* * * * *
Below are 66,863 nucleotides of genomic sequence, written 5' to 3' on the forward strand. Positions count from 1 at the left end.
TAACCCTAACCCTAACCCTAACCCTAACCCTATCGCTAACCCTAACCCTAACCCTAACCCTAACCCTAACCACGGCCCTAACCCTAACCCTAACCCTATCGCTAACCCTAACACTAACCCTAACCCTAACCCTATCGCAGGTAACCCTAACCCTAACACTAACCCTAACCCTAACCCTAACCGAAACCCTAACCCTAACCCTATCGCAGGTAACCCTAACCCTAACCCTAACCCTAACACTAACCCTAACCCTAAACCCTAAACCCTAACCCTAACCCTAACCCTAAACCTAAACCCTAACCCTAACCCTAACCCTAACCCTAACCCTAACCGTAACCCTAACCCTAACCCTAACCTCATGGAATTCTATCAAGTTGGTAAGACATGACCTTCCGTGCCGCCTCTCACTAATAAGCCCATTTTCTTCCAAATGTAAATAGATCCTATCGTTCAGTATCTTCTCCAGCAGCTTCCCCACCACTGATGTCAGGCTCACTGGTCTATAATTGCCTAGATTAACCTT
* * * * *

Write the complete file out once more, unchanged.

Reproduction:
Below are 66,863 nucleotides of genomic sequence, written 5' to 3' on the forward strand. Positions count from 1 at the left end.
TAACCCTAACCCTAACCCTAACCCTAACCCTATCGCTAACCCTAACCCTAACCCTAACCCTAACCCTAACCACGGCCCTAACCCTAACCCTAACCCTATCGCTAACCCTAACACTAACCCTAACCCTAACCCTATCGCAGGTAACCCTAACCCTAACACTAACCCTAACCCTAACCCTAACCGAAACCCTAACCCTAACCCTATCGCAGGTAACCCTAACCCTAACCCTAACCCTAACACTAACCCTAACCCTAAACCCTAAACCCTAACCCTAACCCTAACCCTAAACCTAAACCCTAACCCTAACCCTAACCCTAACCCTAACCCTAACCGTAACCCTAACCCTAACCCTAACCTCATGGAATTCTATCAAGTTGGTAAGACATGACCTTCCGTGCCGCCTCTCACTAATAAGCCCATTTTCTTCCAAATGTAAATAGATCCTATCGTTCAGTATCTTCTCCAGCAGCTTCCCCACCACTGATGTCAGGCTCACTGGTCTATAATTGCCTAGATTAACCTT